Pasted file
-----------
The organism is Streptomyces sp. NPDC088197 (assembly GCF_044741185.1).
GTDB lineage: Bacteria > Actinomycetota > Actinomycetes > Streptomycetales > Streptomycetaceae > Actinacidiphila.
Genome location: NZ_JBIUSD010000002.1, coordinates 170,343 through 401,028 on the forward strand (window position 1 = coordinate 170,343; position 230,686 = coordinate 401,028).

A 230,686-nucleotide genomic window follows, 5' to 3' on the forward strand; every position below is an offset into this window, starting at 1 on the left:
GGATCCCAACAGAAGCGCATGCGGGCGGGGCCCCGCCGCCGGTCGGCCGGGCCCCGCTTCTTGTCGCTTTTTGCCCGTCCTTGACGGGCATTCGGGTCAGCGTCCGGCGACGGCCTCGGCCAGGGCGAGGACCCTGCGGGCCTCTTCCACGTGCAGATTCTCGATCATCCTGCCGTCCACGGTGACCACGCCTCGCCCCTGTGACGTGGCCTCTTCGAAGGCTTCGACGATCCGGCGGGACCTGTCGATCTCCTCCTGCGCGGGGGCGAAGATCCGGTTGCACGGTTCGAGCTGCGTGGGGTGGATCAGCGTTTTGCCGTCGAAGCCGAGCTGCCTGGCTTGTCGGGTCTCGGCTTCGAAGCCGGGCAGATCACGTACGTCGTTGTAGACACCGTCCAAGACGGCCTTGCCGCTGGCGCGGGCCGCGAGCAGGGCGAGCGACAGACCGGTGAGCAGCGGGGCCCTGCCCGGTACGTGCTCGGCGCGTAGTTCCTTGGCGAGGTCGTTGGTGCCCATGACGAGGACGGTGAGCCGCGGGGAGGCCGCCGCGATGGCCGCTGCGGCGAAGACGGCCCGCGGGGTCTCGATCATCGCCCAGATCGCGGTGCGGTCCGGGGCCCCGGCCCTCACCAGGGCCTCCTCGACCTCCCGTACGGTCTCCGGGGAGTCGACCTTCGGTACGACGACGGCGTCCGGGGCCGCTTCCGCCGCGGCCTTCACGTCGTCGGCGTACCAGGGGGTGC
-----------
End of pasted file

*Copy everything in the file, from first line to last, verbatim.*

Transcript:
The organism is Streptomyces sp. NPDC088197 (assembly GCF_044741185.1).
GTDB lineage: Bacteria > Actinomycetota > Actinomycetes > Streptomycetales > Streptomycetaceae > Actinacidiphila.
Genome location: NZ_JBIUSD010000002.1, coordinates 170,343 through 401,028 on the forward strand (window position 1 = coordinate 170,343; position 230,686 = coordinate 401,028).

A 230,686-nucleotide genomic window follows, 5' to 3' on the forward strand; every position below is an offset into this window, starting at 1 on the left:
GGATCCCAACAGAAGCGCATGCGGGCGGGGCCCCGCCGCCGGTCGGCCGGGCCCCGCTTCTTGTCGCTTTTTGCCCGTCCTTGACGGGCATTCGGGTCAGCGTCCGGCGACGGCCTCGGCCAGGGCGAGGACCCTGCGGGCCTCTTCCACGTGCAGATTCTCGATCATCCTGCCGTCCACGGTGACCACGCCTCGCCCCTGTGACGTGGCCTCTTCGAAGGCTTCGACGATCCGGCGGGACCTGTCGATCTCCTCCTGCGCGGGGGCGAAGATCCGGTTGCACGGTTCGAGCTGCGTGGGGTGGATCAGCGTTTTGCCGTCGAAGCCGAGCTGCCTGGCTTGTCGGGTCTCGGCTTCGAAGCCGGGCAGATCACGTACGTCGTTGTAGACACCGTCCAAGACGGCCTTGCCGCTGGCGCGGGCCGCGAGCAGGGCGAGCGACAGACCGGTGAGCAGCGGGGCCCTGCCCGGTACGTGCTCGGCGCGTAGTTCCTTGGCGAGGTCGTTGGTGCCCATGACGAGGACGGTGAGCCGCGGGGAGGCCGCCGCGATGGCCGCTGCGGCGAAGACGGCCCGCGGGGTCTCGATCATCGCCCAGATCGCGGTGCGGTCCGGGGCCCCGGCCCTCACCAGGGCCTCCTCGACCTCCCGTACGGTCTCCGGGGAGTCGACCTTCGGTACGACGACGGCGTCCGGGGCCGCTTCCGCCGCGGCCTTCACGTCGTCGGCGTACCAGGGGGTGC